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Tesla Model S Customer Blog: Delivery… But Still No Car Mon, 12 Jul 2010 16:06:49 +0000

Tesla has finally acknowledged the existence of its Model S customers–and it’s about freaking time. It’s been more than a year  since I plunked down a $5,000 deposit  and officially joined the Tesla family as Model S customer No. P 717. (Projected delivery date: early 2012.) At first, the bennies of Model S ownership were pretty cool.  A neck-snapping test drive in the Tesla Roadster instantly persuaded me that electric drive is the future of high-performance driving. An invitation to the grand  opening of the New York Tesla dealership, located in the oh-so-hip Chelsea district, featured wine, fancy food, and thin artsy people wearing black. I  sat back to await the presumed  steady flow of Model S owner communications–technical updates, customer surveys, maybe even a factory tour or a test drive in a prototype for a lucky few of us.
Then, nothing. Dead silence.  For the last year, I’ve felt more like an orphan than a member of the Tesla family.  Could they have lost my file (and–shudder–my $5,000)?  No, a call to the factory revealed everything was fine.  Apparently, Tesla simply had better things to do than communicate with its Model S customers.
It seemed bizarre.  Chevrolet has an aggressive program of technical info and updates about the Volt.  Nissan has done a superb job of building buzz for the Leaf. But the Model S seemed stuck in an informational and promotional black hole.  Why wasn’t the company bombarding us hyper-receptive potential buzzmakers with technical updates, promotional doo-dads, and invitations to EV-nut get-togethers? Time and again, friends would ask me, “Hey, what’s the latest with the Model S?”  My answer: I haven’t a clue.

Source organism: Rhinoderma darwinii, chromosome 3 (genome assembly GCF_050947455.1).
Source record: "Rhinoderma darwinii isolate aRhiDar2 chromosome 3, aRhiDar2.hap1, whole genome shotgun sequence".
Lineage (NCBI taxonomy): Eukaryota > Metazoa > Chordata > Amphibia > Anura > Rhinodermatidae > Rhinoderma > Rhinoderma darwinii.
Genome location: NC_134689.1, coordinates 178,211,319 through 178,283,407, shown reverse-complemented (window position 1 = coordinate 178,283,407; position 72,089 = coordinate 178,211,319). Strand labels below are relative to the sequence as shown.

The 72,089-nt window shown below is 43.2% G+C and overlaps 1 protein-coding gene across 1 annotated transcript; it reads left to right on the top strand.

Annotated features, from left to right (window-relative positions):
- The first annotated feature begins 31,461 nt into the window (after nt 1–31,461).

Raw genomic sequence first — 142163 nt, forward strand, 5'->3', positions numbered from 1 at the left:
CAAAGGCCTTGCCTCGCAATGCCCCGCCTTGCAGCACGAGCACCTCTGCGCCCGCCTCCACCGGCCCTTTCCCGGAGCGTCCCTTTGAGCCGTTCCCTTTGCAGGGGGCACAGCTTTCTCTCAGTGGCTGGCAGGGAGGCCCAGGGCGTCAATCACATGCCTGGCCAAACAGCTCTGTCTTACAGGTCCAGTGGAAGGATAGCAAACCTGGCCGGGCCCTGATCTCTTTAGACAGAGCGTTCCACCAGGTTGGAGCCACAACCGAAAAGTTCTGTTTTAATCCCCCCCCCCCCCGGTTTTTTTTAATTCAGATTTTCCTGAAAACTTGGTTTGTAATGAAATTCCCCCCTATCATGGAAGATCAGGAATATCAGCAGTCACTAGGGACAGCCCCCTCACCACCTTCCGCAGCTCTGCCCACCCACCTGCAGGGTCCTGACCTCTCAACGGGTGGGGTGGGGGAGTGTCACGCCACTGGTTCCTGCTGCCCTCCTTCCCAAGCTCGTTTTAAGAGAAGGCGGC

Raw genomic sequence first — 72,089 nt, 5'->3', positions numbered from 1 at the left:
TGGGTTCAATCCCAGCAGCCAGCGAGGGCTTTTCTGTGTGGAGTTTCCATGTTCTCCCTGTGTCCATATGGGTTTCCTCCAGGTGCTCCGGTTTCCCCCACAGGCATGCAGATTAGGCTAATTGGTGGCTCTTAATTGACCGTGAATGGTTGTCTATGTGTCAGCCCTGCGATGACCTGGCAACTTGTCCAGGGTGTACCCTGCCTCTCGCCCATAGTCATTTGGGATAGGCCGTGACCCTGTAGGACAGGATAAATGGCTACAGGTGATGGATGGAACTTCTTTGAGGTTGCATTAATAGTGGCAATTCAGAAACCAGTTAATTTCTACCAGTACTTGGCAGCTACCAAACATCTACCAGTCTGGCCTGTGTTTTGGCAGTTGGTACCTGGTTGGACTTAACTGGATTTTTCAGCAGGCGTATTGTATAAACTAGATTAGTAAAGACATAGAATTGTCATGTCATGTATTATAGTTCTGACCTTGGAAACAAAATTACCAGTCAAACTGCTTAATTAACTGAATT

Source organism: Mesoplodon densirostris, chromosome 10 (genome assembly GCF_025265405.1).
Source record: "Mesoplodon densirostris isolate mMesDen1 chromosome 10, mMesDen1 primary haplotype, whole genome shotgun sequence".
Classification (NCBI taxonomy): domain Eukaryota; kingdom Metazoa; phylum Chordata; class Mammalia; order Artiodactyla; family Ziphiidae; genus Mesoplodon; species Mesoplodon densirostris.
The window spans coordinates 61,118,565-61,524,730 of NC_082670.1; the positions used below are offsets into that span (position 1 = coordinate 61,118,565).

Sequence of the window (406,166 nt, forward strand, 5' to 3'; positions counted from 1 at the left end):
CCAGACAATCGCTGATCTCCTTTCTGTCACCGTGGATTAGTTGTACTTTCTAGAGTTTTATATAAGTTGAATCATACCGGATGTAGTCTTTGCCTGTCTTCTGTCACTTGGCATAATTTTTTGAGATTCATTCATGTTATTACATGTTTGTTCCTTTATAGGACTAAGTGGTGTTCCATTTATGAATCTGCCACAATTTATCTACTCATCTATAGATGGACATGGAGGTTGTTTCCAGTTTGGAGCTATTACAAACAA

The first break came June 16, when I got an e-mail “Model S Update: Tesla Factory.”  To my surprise and delight,  it contained actual new technical information.  The detailed description of the production process for the Model S in the new Fremont factory included some intriguing technical nuggets, like the low-emission paint process that will use powder-coating for both  primer and clear coats, and a final water-leak test that will use ultrasonic waves instead of actual water.  Interesting stuff, for a Tesla geek at least.
Then last week, I opened  my mailbox to find a package from Tesla.  The box itself was an eye-catcher,  printed to resemble the artful black-and-gold weave of  the Roadster’s carbon-fiber composite body shell. Feverishly opening the box, I found inside a splendid assortment of promotional swag:  a  coffee mug, thermos bottle, baseball hat, and  stylish black T-shirt, all emblazoned with the Tesla logo.  A thumb-size Roadster (made of metal, not plastic) had wheels that actually turned, and I immediately set it zooming  across the kitchen floor. There were a bunch of VIP cards that entitled the bearer to an overnight demo in a Roadster, and I was urged to pass them along to friends.  (I’ll save one for myself.)  And lastly, in a translucent envelope sealed in the royal style, a card from some guy named Elon that said simply, “A small gesture of appreciation from Tesla.”
Okay, so it wasn’t exactly a test drive in a Model S prototype. But at least our existence has finally been acknowledged. Finally, I feel part of the Tesla family again.
While you're waiting... DSC_1023 DSC_1031 DSC_1033
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The Challenges Of Automotive Journalism Tue, 08 Dec 2009 18:29:47 +0000 It ain't easy being sleazy... (